Psalmond et al v. Delta Air Lines, Inc., No. 1:2013cv02327 - Document 11 (N.D. Ga. 2014)
Court Description: ORDER AND OPINION granting plaintiffs Motion to Remand 5 and denying their Request for Fees 5 . The clerk is directed to remand this case to the Gwinnett County Superior Court where it was originally filed. Signed by Judge Julie E. Carnes on 3/24/14. (ddm)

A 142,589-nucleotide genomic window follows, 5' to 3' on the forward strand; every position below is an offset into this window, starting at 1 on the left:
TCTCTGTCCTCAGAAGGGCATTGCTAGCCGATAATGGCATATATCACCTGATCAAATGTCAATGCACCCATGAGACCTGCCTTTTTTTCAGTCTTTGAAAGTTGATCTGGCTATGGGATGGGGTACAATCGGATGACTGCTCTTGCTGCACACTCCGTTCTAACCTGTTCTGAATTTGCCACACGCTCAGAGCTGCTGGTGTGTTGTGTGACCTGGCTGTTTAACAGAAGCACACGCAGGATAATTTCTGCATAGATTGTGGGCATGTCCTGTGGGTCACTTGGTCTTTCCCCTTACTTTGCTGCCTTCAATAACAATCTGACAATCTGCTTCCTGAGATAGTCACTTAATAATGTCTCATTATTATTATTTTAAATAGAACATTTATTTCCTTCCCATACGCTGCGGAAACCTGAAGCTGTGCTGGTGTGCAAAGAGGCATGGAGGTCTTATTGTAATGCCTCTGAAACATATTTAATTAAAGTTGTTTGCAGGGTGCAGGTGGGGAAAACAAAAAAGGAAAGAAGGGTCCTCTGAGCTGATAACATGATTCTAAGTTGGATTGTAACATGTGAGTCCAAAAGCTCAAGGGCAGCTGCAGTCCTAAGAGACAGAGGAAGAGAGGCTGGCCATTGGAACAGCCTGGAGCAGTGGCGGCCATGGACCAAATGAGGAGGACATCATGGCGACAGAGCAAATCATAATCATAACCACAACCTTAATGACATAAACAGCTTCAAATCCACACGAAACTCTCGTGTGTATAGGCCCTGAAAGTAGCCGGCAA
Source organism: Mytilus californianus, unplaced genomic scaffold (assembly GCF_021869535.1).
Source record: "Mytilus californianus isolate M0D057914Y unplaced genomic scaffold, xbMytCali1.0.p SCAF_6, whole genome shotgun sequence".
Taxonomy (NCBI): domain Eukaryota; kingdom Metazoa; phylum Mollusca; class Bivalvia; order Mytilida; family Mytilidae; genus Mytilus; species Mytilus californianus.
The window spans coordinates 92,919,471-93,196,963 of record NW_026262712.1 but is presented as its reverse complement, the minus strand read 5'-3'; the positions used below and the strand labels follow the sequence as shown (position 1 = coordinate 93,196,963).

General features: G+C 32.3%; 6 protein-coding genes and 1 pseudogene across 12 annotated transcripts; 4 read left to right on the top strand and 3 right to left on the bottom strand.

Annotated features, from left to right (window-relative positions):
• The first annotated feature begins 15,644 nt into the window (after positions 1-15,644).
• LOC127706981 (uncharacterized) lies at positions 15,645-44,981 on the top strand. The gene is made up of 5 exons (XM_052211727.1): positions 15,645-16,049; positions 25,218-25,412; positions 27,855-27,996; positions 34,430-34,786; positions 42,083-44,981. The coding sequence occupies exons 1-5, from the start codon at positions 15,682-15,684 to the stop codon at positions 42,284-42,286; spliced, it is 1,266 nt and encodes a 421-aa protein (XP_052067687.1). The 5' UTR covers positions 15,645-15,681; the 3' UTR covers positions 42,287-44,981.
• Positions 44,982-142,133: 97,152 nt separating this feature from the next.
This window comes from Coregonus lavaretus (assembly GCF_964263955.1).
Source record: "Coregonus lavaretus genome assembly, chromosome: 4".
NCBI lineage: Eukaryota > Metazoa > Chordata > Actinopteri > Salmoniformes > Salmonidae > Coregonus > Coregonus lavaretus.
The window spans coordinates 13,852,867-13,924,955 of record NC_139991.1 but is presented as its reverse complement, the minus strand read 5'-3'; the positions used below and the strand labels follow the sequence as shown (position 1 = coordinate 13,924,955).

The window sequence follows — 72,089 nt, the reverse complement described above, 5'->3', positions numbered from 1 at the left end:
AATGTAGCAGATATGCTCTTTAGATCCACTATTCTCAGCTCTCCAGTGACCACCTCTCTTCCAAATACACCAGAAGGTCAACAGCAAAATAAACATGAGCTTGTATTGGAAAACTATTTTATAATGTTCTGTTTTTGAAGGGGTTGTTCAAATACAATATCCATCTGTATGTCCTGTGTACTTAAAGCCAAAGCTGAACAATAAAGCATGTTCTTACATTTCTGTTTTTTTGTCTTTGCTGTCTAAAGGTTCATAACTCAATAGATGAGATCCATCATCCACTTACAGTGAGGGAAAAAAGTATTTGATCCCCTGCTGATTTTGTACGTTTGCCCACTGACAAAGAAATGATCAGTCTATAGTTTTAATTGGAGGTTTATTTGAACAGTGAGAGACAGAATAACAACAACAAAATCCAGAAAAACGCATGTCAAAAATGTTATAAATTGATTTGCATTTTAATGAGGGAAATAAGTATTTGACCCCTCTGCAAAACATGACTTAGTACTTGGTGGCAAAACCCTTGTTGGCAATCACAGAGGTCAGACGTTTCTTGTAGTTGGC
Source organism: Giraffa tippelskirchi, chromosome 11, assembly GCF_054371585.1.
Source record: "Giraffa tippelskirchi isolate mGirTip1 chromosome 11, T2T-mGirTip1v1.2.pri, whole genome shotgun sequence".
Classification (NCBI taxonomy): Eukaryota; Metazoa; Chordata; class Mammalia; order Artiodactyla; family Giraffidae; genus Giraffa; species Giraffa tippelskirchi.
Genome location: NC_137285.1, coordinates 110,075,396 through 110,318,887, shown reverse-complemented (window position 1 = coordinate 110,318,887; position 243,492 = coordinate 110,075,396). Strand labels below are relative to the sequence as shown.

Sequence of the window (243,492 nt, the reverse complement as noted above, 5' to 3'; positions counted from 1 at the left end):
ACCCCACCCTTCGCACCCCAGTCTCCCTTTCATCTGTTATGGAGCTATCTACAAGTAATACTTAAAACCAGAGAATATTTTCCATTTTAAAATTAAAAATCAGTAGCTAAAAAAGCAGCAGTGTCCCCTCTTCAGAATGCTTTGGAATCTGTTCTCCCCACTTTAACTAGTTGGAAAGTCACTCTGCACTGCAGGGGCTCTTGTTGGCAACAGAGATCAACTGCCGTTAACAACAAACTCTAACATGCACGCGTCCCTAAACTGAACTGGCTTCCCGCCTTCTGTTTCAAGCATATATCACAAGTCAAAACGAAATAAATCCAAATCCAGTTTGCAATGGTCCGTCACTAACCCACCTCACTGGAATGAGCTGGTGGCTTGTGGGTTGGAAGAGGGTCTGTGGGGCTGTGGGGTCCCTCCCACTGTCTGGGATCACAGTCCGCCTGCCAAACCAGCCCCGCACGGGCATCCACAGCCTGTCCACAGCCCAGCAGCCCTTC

IN THE UNITED STATES DISTRICT COURT FOR THE NORTHERN DISTRICT OF GEORGIA ATLANTA DIVISION MARVIN ERIC PSALMOND and ANNA MUNANDAR, Plaintiffs, CIVIL ACTION NO. v. 1:13-cv-2327-JEC DELTA AIR LINES, INC., Defendant. ORDER & OPINION This case is before the Court on plaintiffs Motion to Remand and Request for Fees . arguments of the parties The Court has reviewed the record and the and, for the reasons set out below, concludes that the Motion to Remand  should be GRANTED and that the Request for Fees  should be DENIED. BACKGROUND This case arises out of an emergency evacuation from Delta Flight 1323 on June 20, 2011. (Compl.  at ¶ 5.) en route from Atlanta to Los Angeles. (Id.) The flight was Shortly after takeoff, passengers heard a loud noise and noticed flames coming out of the left engine. (Id. at ¶ 7.) The pilot returned to the Atlanta airport, where she landed the plane without incident. AO 72A (Rev.8/82) (Id. at ¶ 8.) Once the plane was on the ground, the passengers were instructed to exit the plane via evacuation slides. (Id. at ¶ 9.) Plaintiff Marvin Psalmond was a passenger on Flight 1323. (Compl.  at ¶ 6.) Following the emergency landing, Psalmond evacuated down a slide near the middle of the plane. (Id. at ¶ 10.) He claims that he was injured when he was struck in the back and shoulder by another passenger who came down the slide prematurely. (Id. at ¶ 11.) ¶ 19.) Plaintiff Anna Munandar is Psalmond s wife. (Id. at Her claims are based on Psalmond s alleged injuries and derivative of his claims. (Id. at ¶ 28.) Plaintiffs filed suit against defendant in Gwinnett County Superior Court, asserting state law claims of negligence and gross negligence. (Compl. .) Defendant removed the action to this Court based on federal question jurisdiction under 28 U.S.C. § 1331. (Notice of Removal  at ¶¶ 7-8.) Defendant asserts that plaintiffs claims are preempted by the Federal Aviation Act ( FAA ) as amended by the Airline Deregulation Act ( ADA ), and thus governed by federal law. (Id. at ¶¶ 3-6.) Plaintiffs have filed a motion to remand the case to state court. (Pls. Mot. to Remand .) According to plaintiffs, the FAA does not preempt routine state negligence claims such as the claims asserted in this action. (Id.) In connection with their motion to remand, plaintiffs also request an award of fees and costs pursuant to 28 U.S.C. § 1447(c). 2 AO 72A (Rev.8/82) DISCUSSION I. MOTION TO REMAND Pursuant to 28 U.S.C. § 1441(a): any civil action brought in a State court of which the district courts of the United States have original jurisdiction, may be removed by the defendant or the defendants, to the district court of the United States for the district and division embracing the place where such action is pending. 28 U.S.C. § 1441(a). A case that is improperly removed to federal court is subject to remand under 28 U.S.C. § 1447. Remand is mandatory if it appears that the district court lacks . . . jurisdiction over the case. 28 U.S.C. § 1447(c). On a motion to remand for lack of jurisdiction, [t]he removing party bears the burden of proof regarding the existence of federal subject matter jurisdiction. City of Vestavia Hills v. Gen. Fid. Ins. Co., 676 F.3d 1310, 1313 (11th Cir. 2012). Because removal raises significant federalism concerns, the construed strictly. Id. in favor of remand. jurisdictional removal statutes are Any doubts about jurisdiction are resolved Id. As indicated above, defendant relies solely on federal question jurisdiction as its basis for removal. (Notice of Removal .) The federal courts have original jurisdiction over cases arising under federal law. Ehlen Floor Covering, Inc. v. Lamb, 660 F.3d 1283, 1287 (11th Cir. 2011)(citing 28 U.S.C. § 1331). 3 AO 72A (Rev.8/82) As a general rule, a case arises under federal law when it appears from the well-pleaded complaint that federal law creates the cause of action or that resolution of the dispute requires interpretation of a substantial federal issue. Iberiabank v. Beneva 41-I, LLC, 701 F.3d 916, 919 (11th Cir. 2012). A state claim may also be deemed to arise under federal law under the complete preemption doctrine when federal regulation so occupies a given field that any complaint raising claims in that field must necessarily be characterized as federal in nature. Dunlap v. G&L Holding Grp., Inc., 381 F.3d 1285, 1290 (11th Cir. 2004). See also Pruitt v. Carpenters Local Union No. 225, 893 F.2d 1216, 1218-19 (11th Cir. 1990)(holding that § 301 of the Labor Management Relations Act completely preempts any equivalent state law remedies). Plaintiffs do not assert any federal claims in the complaint. (Compl.  at ¶¶ 30-42.) Nor do the asserted claims raise any substantial federal issues. Although the complaint refers generally to federal aviation regulations, its claims do not essentially depend on or require any interpretation of those regulations. Iberiabank, 701 F.3d at 919 (state claims can sometimes arise under federal law when the potential state court plaintiff s right to relief necessarily depends on resolution of a substantial question of federal law )(emphasis added). See also Dunlap, 381 F.3d at 1290 ( [T]he mere presence of a federal issue in a state cause of action 4 AO 72A (Rev.8/82) does not automatically confer federal-question jurisdiction. ) (quoting Merrell Dow Pharms., Inc. v. Thompson, 478 U.S. 804, 813 (1986)) and Cornelius v. U.S. Bank Nat l Ass n, 452 Fed. App x 863, 865 (11th Cir. 2011)( presence of a federally regulated defendant does not of itself raise a substantial federal question ). Defendant s theory is that the state negligence claims asserted in the complaint are completely preempted by the FAA and the ADA. (Def. s Resp.  at 2, 6.) Congress passed the FAA in 1958 in order to promote the safe and efficient use of the nation s airspace. See 49 U.S.C. § 40101 and Zukas v. Hinson, 124 F.3d 1407, 1412 (11th Cir. 1997). To that end, the FAA vested in the United States government exclusive sovereignty over US airspace and authorized the FAA Administrator to implement regulations concerning various aspects of air safety and transport. 49 U.S.C. § 40103(a)(1) and (b). Congress enacted the ADA in 1978, in an effort to deregulate the airline industry and to permit maximum reliance on competitive market forces to further efficiency and innovation in the industry. See Morales v. Trans World Airlines, Inc., 504 U.S. 374, 378 (1992) (discussing the history of the FAA and ADA). As originally enacted, the FAA contained a savings clause clarifying that: Nothing . . . in this chapter shall in any way abridge or alter the remedies now existing at common law or by statute, but the provisions of this chapter are in addition to such 5 AO 72A (Rev.8/82) remedies. Am. Airlines, Inc. v. Wolens, 513 U.S. 219, 222 (1995). In accordance with its attempt to deregulate the airline industry, Congress included in the ADA a preemption clause designed to ensure that states did not undo federal deregulation with regulation of their own. Id. (quoting Morales v. Trans World Airlines, Inc., 504 U.S. 374, 378 (1992)). That clause expressly provides for federal preemption of state laws related to a price, route, or service of an air carrier that is governed by the Act. 49 U.S.C. § 41713(b). Defendant argues that the state negligence claims asserted here are impliedly preempted by the FAA. According to defendant, the (Def. s Resp.  at 14-22.) comprehensive system of federal regulations that have been implemented under the authority of the FAA evinces an intent by Congress and the Administrator to preempt the entire field of aviation safety. (Id.) Alternatively, defendant contends that emergency disembarkation procedures are related to an airline s core service of providing safe transportation, and that the asserted claims are thus expressly preempted by the ADA. (Id. at 6-14.) Defendant s implied preemption argument is foreclosed by the Eleventh Circuit s decision in Pub. Health Trust of Dade Cnty. v. Lake Aircraft, Inc., 992 F.2d 291 (11th Cir. 1993). In Public Health, the Circuit Court addressed the same issue that defendant raises here: whether the scheme of federal regulation under the FAA 6 AO 72A (Rev.8/82) is so pervasive as to make reasonable the inference that Congress left no room for the States to supplement it. Id. at 294. Citing Cipollone v. Liggett Grp., Inc., 505 U.S. 504 (1992), the Court advised caution in applying implied preemption theories when a federal statute contains an express preemption clause. Id. Relying in part on the express preemption language of the ADA, the Court ultimately concluded that the FAA does not preempt state law on matters unrelated to airline rates, routes or services. Id. at 295. Defendant suggests that the Court should disregard Public Health because of its reliance on Cipollone. (Def. s Resp.  at 4-5.) Subsequent to the Public Health decision, the Supreme Court clarified that Cipollone does not entirely foreclose any possibility of implied pre-emption when there is an express preemption clause. Freightliner Corp. v. Myrick, 514 U.S. 280, 288 (1995). See also Geier v. Am. Honda Motor Co., Inc., 529 U.S. 861, 869-870 (2000) (ordinary conflict preemption analysis applies to a statute that contains an express preemption and savings clause). However, the Cipollone clarification did not invalidate Public Health. the Eleventh preemption is Circuit usually observed in Public inapplicable when Health there that is an Although implied express preemption clause, it went on to apply ordinary preemption principles to conclude that field preemption could not be inferred from the language of the FAA. Public Health, 992 F.2d at 294-95. 7 AO 72A (Rev.8/82) Its analysis was thus in accordance with the later Supreme Court authority. The Eleventh Circuit has had at least one opportunity to revisit the Public Health decision since the Supreme Court issued its clarifying authority. See Branche v. Airtran Airways, Inc., 342 F.3d 1248 (11th Cir. 2003). Although the Branche Court recognized the Cipollone clarification, it did not limit or modify Public Health. Id. at 1253. relied on argument. a In fact, Branche cited Public Health with approval and similar Id. analysis Branche to reject confirms that an implied Public preemption Health, which definitively resolves the implied preemption argument raised by defendant, remains good law and is binding on this Court. See Ballenger v. Sikorsky Aircraft Corp., Civil Action No. 2:09cv72-MHT (WO), 2011 WL 5245209, at *2 (M.D. Ala. Nov. 3, 2011)(Thompson, J.) (under Public Health, claims that do not relate to airline rates, routes or services are not preempted by federal law). Defendant s express preemption argument fares no better. The Eleventh Circuit has interpreted the ADA s services term to include all of the [contractual] features of air transportation that are bargained for by air carriers and their passengers and that Congress intended to deregulate via the ADA, such as ticketing, boarding procedures, provision of food and drink, and baggage handling. Branche, 342 F.3d at 1256-57 (quoting Hodges v. Delta Airlines, Inc., 8 AO 72A (Rev.8/82) 44 F.3d 334, 336 (5th Cir. 1995)). Though broad, this definition does not result in the preemption of state law personal injury claims arising from the allegedly negligent operation of an airplane. at 1258 and Hodges, 44 F.3d at 335. Id. As explained in Branche: airlines do not compete on the basis of likelihood of personal injury . . . and as such it does not undermine the pro-competitive purpose of the ADA . . . to permit states to regulate this aspect of air carrier operations. Id. (internal citation omitted)(those elements of air carrier operations over which airlines do not compete are not services . . . and state laws related to those elements are not preempted). See also Barbakow v. USAir, Inc., 950 F. Supp. 1145, 1149 (S.D. Fla. 1996)( claims proximately by caused private by an passengers air to carrier s recover breach of for its injuries duty of reasonable care in providing cabin services are not preempted by the ADA ). This result is reinforced by another provision of the FAA, which requires an air carrier to maintain an insurance policy or selfinsurance plan that is sufficient to pay . . . for bodily injury to, or death of, an individual or for loss of, or damage to, property of others, resulting from the operation or maintenance of the aircraft. 49 U.S.C. § 41112(a). The Eleventh Circuit has cited this provision as evidence that Congress did not intend for the ADA to preempt state personal injury claims. Branche, 342 F.3d at 1258. 9 AO 72A (Rev.8/82) Other courts have likewise noted that ADA preemption of state negligence claims would render the insurance provision a nullity. See Hodges, 44 F.3d at 338 ( A complete preemption of state law in this area would have rendered any requirement of insurance coverage nugatory. ) and Sheesley v. The Cessna Aircraft Co., Nos. Civ. 02-4185-KES, Civ. 035011-KES, Civ. 03-5063-KES, 2006 WL 1084103, at *21 (D. S.D. Apr. 20, 2006)(Schreier, C.J.)( This insurance requirement acknowledges Congress s intent that state tort claims survive adoption of the Act. ). Finally, the Court notes that defendant has failed to acknowledge the distinction that the Eleventh Circuit draws between the ordinary preemption that may provide an affirmative defense to a state law claim and the complete preemption that allows for removal of a state claim to federal court. See Cmty. State Bank v. Strong, 651 F.3d 1241, 1261 (11th Cir. 2011). Ordinary defensive preemption does not furnish federal subject-matter jurisdiction under 28 U.S.C. § 1331. Id. (quoting Butero v. Royal Maccabees Life Ins. Co., 174 F.3d 1207, 1212 (11th Cir. 1999)). Complete preemption entirely transforms a state-law claim into a federal claim, regardless of how the plaintiff framed the legal issue in his complaint and thus does supply federal jurisdiction. complete preemption is rare. Id. 10 AO 72A (Rev.8/82) Id. However, The above discussion concerning ordinary preemption principles necessarily precludes the application of the more narrow complete preemption doctrine in this case. But it is important to note that defendant has made no effort to show that this case is within that rare category of cases where complete preemption might apply. See Cotton v. Mass. Mut. Life Ins. Co., 402 F.3d 1267, 1281 (11th Cir. 2005)(referring jurisdiction to the created by special the category doctrine of of federal complete question preemption ). Neither has the Court, in its independent research, found any authority to suggest that complete preemption applies under the circumstances of this case. As discussed, defendant has the burden of showing that removal is proper under federal law. 1313. City of Vestavia Hills, 676 F.3d at For all of the reasons discussed above, defendant failed to meet this burden. The Court thus GRANTS plaintiffs motion to remand this case to state court. II. REQUEST FOR FEES In connection with their motion to remand, plaintiffs request an award of fees and costs pursuant to 28 U.S.C. § 1447(c). Section 1447(c) provides that: An order remanding the case may require payment of just costs and any actual expenses, including attorney fees, incurred as a result of the removal. The standard for awarding fees under 11 AO 72A (Rev.8/82) § 28 U.S.C. § 1447(c). 1447(c) turns on the reasonableness of the removal. U.S. 132, 141 (2005). Martin v. Franklin Cap. Corp., 546 As the Supreme Court explained in Martin: Absent unusual circumstances, courts may award attorney s fees under § 1447(c) only where the removing party lacked an objectively reasonable basis for seeking removal. Conversely, when an objectively reasonable basis exists, fees should be denied. Id. See also Bauknight v. Monroe Cnty., 446 F.3d 1327, 1329 (11th Cir. 2006)(citing Martin and rejecting the presumption in favor of awarding fees previously applied by some courts). Although the Court ultimately rejected defendant s preemption argument, its unreasonable. asserted basis for removal was not objectively Plaintiffs referred in their complaint to federal aviation regulations, and their allegations arguably implicate the FAA and the ADA. Defendant s implied preemption argument is foreclosed by Public Health, but the Cipollone clarification makes that result less obvious. And the Eleventh Circuit has not ruled specifically on defendant s express preemption argument, which might reasonably have appeared viable given the Circuit Court s broad interpretation of the term services as used in the ADA. Accordingly, the Court finds that fees and costs are not warranted under § 1447(c) and DENIES plaintiffs request. 12 AO 72A (Rev.8/82) CONCLUSION For the foregoing reasons, plaintiffs Motion to Remand  is GRANTED and their Request for Fees  is DENIED. The clerk is directed to REMAND this case to the Gwinnett County Superior Court where it was originally filed. SO ORDERED, this 24th day of March, 2014. /s/ Julie E. Carnes JULIE E. CARNES CHIEF UNITED STATES DISTRICT JUDGE 13 AO 72A (Rev.8/82)